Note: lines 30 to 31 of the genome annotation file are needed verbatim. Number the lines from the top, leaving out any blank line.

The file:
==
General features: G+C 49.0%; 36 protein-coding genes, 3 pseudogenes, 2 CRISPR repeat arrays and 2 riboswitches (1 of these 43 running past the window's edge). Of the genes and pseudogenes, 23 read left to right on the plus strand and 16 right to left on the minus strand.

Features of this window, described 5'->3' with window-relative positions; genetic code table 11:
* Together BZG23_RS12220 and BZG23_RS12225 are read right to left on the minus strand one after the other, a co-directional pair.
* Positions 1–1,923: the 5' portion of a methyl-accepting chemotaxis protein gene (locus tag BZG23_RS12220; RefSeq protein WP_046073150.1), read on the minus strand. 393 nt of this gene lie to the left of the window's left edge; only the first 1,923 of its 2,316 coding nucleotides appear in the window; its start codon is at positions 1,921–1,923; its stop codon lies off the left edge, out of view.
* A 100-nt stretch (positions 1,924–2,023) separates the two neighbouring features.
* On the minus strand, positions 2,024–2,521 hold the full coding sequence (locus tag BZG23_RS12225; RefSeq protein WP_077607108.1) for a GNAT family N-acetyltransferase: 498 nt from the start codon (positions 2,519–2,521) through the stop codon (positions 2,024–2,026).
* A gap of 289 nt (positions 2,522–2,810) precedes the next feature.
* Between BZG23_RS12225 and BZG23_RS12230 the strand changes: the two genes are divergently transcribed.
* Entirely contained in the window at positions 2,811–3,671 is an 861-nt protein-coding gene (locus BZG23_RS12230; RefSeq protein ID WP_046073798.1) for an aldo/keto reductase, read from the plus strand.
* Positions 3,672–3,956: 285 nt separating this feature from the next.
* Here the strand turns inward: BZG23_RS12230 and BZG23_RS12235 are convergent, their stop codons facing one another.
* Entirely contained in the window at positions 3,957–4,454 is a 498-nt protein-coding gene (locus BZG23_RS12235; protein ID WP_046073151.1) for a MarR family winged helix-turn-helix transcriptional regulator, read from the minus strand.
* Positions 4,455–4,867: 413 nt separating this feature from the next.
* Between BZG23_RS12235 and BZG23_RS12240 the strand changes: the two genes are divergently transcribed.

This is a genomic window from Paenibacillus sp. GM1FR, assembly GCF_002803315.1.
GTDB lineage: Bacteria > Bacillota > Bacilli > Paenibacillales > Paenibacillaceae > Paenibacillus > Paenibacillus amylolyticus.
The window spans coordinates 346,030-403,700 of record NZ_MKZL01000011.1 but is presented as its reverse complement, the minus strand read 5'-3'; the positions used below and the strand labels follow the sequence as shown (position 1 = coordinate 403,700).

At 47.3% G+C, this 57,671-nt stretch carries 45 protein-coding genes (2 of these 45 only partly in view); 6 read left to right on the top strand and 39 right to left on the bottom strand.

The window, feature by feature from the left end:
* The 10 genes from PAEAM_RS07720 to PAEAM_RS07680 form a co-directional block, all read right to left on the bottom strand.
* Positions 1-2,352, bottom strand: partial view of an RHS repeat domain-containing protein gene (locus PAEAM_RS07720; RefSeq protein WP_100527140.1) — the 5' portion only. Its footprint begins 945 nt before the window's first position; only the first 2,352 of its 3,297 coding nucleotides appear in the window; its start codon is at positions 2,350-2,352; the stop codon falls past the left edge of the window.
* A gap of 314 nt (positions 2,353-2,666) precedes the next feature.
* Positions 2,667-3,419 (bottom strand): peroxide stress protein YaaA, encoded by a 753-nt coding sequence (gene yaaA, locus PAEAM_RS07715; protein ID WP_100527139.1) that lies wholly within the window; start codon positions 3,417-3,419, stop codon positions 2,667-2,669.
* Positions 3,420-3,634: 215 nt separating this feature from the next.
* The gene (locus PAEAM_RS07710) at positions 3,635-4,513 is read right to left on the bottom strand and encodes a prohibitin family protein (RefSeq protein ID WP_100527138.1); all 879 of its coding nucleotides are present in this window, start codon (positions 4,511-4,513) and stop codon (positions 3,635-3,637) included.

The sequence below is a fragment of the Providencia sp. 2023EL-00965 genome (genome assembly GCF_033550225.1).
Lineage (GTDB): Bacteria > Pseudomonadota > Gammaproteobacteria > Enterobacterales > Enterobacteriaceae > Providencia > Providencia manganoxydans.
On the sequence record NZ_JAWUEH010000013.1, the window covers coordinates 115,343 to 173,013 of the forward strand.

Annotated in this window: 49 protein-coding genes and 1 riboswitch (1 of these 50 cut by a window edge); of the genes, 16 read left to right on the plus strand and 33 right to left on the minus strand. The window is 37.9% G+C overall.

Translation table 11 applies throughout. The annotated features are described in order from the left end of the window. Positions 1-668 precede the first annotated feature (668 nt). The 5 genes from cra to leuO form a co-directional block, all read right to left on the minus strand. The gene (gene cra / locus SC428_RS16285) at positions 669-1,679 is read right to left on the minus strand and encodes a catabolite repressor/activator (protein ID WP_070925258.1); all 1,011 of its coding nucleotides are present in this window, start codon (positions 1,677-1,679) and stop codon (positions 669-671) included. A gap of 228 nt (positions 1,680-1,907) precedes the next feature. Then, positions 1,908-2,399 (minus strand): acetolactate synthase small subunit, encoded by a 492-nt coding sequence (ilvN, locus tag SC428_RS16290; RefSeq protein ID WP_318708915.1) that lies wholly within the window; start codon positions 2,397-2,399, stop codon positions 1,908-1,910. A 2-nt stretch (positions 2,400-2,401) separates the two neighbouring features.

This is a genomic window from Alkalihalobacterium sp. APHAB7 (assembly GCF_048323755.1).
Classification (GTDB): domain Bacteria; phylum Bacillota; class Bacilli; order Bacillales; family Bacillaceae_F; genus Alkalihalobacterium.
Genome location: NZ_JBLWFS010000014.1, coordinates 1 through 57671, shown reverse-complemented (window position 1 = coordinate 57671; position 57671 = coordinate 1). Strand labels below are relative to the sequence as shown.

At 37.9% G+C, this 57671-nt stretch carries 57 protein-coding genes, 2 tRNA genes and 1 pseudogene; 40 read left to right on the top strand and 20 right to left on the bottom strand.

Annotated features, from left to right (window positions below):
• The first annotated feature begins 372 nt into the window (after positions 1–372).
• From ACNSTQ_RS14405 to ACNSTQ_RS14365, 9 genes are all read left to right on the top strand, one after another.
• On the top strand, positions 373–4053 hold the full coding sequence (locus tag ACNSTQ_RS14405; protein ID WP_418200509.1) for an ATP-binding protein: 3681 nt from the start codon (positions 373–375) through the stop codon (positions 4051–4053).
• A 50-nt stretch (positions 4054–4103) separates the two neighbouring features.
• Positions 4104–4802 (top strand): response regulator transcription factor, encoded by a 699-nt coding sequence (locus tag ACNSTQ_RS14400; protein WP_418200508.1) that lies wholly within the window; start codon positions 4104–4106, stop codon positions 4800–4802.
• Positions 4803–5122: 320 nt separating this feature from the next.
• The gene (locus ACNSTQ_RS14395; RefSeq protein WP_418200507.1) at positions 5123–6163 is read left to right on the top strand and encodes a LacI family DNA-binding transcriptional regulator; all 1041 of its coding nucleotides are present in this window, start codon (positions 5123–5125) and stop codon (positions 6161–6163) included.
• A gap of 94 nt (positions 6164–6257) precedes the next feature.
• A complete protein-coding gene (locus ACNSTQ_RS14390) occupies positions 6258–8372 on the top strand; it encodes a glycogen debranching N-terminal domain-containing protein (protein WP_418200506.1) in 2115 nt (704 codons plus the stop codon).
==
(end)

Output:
Translation table 11 applies throughout. The annotated features are described in order from the left end of the window. Positions 1-668 precede the first annotated feature (668 nt). The 5 genes from cra to leuO form a co-directional block, all read right to left on the minus strand. The gene (gene cra / locus SC428_RS16285) at positions 669-1,679 is read right to left on the minus strand and encodes a catabolite repressor/activator (protein ID WP_070925258.1); all 1,011 of its coding nucleotides are present in this window, start codon (positions 1,677-1,679) and stop codon (positions 669-671) included. A gap of 228 nt (positions 1,680-1,907) precedes the next feature. Then, positions 1,908-2,399 (minus strand): acetolactate synthase small subunit, encoded by a 492-nt coding sequence (ilvN, locus tag SC428_RS16290; RefSeq protein ID WP_318708915.1) that lies wholly within the window; start codon positions 2,397-2,399, stop codon positions 1,908-1,910. A 2-nt stretch (positions 2,400-2,401) separates the two neighbouring features.

This is a genomic window from Alkalihalobacterium sp. APHAB7 (assembly GCF_048323755.1).